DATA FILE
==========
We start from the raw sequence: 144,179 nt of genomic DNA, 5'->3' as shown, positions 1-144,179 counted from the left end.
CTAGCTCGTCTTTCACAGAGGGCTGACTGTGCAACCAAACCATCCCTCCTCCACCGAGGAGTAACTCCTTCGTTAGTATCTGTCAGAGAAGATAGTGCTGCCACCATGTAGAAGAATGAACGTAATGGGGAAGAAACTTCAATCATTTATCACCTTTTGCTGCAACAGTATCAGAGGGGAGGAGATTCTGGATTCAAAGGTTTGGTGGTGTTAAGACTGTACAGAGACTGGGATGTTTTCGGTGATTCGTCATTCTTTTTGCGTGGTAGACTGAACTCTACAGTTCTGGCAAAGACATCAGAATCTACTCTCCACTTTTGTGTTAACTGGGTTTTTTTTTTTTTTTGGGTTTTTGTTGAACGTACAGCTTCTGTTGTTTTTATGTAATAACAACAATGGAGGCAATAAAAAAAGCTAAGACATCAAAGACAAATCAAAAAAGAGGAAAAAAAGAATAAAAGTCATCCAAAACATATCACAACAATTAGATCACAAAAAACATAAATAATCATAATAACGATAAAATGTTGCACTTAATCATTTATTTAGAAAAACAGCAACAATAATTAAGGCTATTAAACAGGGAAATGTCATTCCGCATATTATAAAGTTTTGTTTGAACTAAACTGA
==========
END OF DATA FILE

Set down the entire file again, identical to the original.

We start from the raw sequence: 144,179 nt of genomic DNA, 5'->3' as shown, positions 1-144,179 counted from the left end.
CTAGCTCGTCTTTCACAGAGGGCTGACTGTGCAACCAAACCATCCCTCCTCCACCGAGGAGTAACTCCTTCGTTAGTATCTGTCAGAGAAGATAGTGCTGCCACCATGTAGAAGAATGAACGTAATGGGGAAGAAACTTCAATCATTTATCACCTTTTGCTGCAACAGTATCAGAGGGGAGGAGATTCTGGATTCAAAGGTTTGGTGGTGTTAAGACTGTACAGAGACTGGGATGTTTTCGGTGATTCGTCATTCTTTTTGCGTGGTAGACTGAACTCTACAGTTCTGGCAAAGACATCAGAATCTACTCTCCACTTTTGTGTTAACTGGGTTTTTTTTTTTTTTTGGGTTTTTGTTGAACGTACAGCTTCTGTTGTTTTTATGTAATAACAACAATGGAGGCAATAAAAAAAGCTAAGACATCAAAGACAAATCAAAAAAGAGGAAAAAAAGAATAAAAGTCATCCAAAACATATCACAACAATTAGATCACAAAAAACATAAATAATCATAATAACGATAAAATGTTGCACTTAATCATTTATTTAGAAAAACAGCAACAATAATTAAGGCTATTAAACAGGGAAATGTCATTCCGCATATTATAAAGTTTTGTTTGAACTAAACTGA